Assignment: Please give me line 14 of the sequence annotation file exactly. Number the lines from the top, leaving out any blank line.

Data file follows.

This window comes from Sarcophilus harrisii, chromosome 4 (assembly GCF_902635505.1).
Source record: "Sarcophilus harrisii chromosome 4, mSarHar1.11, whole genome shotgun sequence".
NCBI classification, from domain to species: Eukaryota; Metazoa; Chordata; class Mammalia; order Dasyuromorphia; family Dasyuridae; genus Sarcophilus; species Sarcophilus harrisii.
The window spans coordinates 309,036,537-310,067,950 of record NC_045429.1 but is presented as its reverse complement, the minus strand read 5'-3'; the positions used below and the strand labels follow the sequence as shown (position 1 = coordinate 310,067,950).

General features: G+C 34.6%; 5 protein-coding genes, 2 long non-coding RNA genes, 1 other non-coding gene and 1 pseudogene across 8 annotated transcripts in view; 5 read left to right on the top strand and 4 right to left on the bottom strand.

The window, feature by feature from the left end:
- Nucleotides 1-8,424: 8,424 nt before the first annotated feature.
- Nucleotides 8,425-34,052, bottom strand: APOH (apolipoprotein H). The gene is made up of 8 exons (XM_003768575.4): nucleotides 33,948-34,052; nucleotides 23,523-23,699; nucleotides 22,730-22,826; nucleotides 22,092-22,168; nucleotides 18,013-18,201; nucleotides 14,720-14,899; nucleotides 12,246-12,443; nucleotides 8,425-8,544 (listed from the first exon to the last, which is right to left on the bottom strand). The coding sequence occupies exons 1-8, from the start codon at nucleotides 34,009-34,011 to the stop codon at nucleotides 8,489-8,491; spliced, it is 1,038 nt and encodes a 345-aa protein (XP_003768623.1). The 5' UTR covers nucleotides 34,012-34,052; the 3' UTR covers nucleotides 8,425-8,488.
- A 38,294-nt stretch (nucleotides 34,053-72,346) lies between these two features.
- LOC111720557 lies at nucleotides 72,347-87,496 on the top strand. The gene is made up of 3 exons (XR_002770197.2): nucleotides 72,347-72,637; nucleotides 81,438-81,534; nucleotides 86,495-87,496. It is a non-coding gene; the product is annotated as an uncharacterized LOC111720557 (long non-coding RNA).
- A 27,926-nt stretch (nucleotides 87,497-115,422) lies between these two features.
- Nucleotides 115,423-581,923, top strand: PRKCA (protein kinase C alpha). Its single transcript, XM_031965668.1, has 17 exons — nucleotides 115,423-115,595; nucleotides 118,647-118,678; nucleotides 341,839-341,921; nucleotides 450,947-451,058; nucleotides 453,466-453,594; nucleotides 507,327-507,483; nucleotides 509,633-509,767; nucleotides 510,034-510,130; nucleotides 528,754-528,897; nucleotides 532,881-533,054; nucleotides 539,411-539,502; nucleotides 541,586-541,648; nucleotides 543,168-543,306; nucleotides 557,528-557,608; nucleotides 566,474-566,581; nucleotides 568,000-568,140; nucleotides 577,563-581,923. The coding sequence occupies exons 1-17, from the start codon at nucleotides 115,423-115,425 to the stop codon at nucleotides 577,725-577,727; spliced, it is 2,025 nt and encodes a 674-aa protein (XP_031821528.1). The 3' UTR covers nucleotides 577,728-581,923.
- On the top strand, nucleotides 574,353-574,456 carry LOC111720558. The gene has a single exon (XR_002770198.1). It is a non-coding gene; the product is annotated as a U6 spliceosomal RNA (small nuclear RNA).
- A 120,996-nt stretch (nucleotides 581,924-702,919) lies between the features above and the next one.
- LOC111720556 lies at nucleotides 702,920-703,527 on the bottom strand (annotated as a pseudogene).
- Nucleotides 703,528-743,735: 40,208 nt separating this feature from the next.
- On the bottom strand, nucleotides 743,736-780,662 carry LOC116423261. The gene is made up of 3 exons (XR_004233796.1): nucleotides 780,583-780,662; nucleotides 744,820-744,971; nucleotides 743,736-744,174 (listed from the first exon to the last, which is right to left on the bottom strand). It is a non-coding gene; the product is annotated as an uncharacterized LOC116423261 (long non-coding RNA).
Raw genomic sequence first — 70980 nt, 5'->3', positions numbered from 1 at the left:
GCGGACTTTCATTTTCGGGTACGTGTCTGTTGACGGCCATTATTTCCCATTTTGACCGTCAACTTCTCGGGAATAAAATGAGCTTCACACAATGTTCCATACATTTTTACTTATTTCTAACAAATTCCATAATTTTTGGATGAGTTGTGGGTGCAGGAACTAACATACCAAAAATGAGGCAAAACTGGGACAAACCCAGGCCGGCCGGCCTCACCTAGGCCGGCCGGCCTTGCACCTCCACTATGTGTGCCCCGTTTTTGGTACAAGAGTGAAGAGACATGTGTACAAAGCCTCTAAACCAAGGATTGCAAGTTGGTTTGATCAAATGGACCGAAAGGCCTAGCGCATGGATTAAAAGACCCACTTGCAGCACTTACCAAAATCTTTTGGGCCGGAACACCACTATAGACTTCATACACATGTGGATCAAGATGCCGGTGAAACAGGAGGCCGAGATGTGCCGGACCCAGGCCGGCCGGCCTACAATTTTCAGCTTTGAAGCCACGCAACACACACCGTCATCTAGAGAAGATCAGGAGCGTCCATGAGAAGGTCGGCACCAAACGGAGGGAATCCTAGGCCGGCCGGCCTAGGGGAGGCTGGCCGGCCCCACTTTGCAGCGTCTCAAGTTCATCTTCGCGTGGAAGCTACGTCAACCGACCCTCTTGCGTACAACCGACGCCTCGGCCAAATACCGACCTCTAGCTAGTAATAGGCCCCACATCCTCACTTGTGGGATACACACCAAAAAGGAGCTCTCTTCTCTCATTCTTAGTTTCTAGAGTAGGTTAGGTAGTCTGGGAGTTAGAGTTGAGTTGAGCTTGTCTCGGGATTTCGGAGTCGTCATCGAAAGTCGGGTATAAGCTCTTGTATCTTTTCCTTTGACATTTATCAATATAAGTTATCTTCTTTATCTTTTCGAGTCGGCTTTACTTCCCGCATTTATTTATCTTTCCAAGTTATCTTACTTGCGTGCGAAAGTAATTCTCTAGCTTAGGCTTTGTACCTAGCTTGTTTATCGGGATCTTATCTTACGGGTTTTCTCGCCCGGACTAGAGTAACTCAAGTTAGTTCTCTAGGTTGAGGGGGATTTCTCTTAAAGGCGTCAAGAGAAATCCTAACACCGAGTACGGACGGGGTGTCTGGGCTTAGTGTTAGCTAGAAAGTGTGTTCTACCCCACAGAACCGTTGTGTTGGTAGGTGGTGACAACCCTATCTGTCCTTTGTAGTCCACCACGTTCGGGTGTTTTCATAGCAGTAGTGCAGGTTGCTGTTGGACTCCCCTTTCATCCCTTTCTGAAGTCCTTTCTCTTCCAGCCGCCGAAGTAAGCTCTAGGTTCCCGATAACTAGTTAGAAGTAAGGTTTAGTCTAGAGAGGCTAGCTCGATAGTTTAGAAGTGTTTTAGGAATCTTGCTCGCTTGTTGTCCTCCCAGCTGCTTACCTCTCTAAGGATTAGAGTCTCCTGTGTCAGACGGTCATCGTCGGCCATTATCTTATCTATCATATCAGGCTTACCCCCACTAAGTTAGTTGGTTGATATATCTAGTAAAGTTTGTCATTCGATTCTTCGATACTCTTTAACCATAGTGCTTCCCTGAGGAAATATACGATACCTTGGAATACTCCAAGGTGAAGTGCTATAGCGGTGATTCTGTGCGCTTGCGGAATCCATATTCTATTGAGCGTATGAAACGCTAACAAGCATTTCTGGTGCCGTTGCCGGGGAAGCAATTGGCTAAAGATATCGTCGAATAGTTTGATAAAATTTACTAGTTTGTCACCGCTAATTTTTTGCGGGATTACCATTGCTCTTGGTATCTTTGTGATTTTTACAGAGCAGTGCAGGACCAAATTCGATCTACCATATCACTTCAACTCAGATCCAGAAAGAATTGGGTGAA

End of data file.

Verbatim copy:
- A 120,996-nt stretch (nucleotides 581,924-702,919) lies between the features above and the next one.